Physiotherapeutic intervention in peripheral arterial disease by functional hyperemia in diabetic patients

Cristiane Wichnieski, Flávia Natacha Salvatori Kirchhof, Pedro Cezar Beraldo, Luiz Bertassoni Neto, Christian Campos Jara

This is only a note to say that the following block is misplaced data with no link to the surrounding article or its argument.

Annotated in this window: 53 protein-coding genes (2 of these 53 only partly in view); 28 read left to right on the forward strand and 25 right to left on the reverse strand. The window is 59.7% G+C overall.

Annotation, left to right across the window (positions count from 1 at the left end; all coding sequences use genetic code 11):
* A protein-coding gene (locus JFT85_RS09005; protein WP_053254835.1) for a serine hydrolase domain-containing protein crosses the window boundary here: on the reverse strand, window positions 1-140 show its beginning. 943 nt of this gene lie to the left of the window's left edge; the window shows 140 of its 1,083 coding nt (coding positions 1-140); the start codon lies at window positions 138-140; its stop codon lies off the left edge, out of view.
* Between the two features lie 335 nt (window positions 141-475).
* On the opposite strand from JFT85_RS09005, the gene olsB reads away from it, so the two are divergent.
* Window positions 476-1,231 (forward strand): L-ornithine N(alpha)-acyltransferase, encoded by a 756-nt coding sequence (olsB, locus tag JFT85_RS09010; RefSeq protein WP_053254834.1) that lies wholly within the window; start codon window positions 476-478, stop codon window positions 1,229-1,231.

Introduction: Diabetes Mellitus (DM) is conceptualized as a public health problem with varying degrees of morbidity. The physical and functional alternatives for the treatment of circulatory complications of diabetes, such as intermittent claudication, are poorly explored. This indicates the need to search for ancillary techniques that can be used in the physical therapy treatment of diabetic patients. Objective: To investigate the effects of functional hyperemia on peripheral arterial disease in patients with diabetes. Materials and methods: This study was conducted with a group of five volunteers from the Diabetics Association of Parana (Associação Paranaense do Diabético, APAD), who suffered from peripheral vascular disorders in the lower limbs. All subjects attended 10 sessions (twice weekly). Functional hyperemia was induced by programmed exercise therapy that consisted of walking on a treadmill. Results: There was a significant increase in mean activity time (F9,36 = 13.710; p < 0.001 ), mean walking distance (F9,36 = 27.689 ; p < .001 ), and mean speed (F9,36 = 15.638 ; p < .001 ). No statistically significant differences in the ankle-brachial index were noted. Conclusion: There was a significant increase in walking distance, time, and speed for diabetic subjects. Our findings indicate the importance of physical therapists in the supervised treatment of peripheral vascular disorders in diabetic patients.

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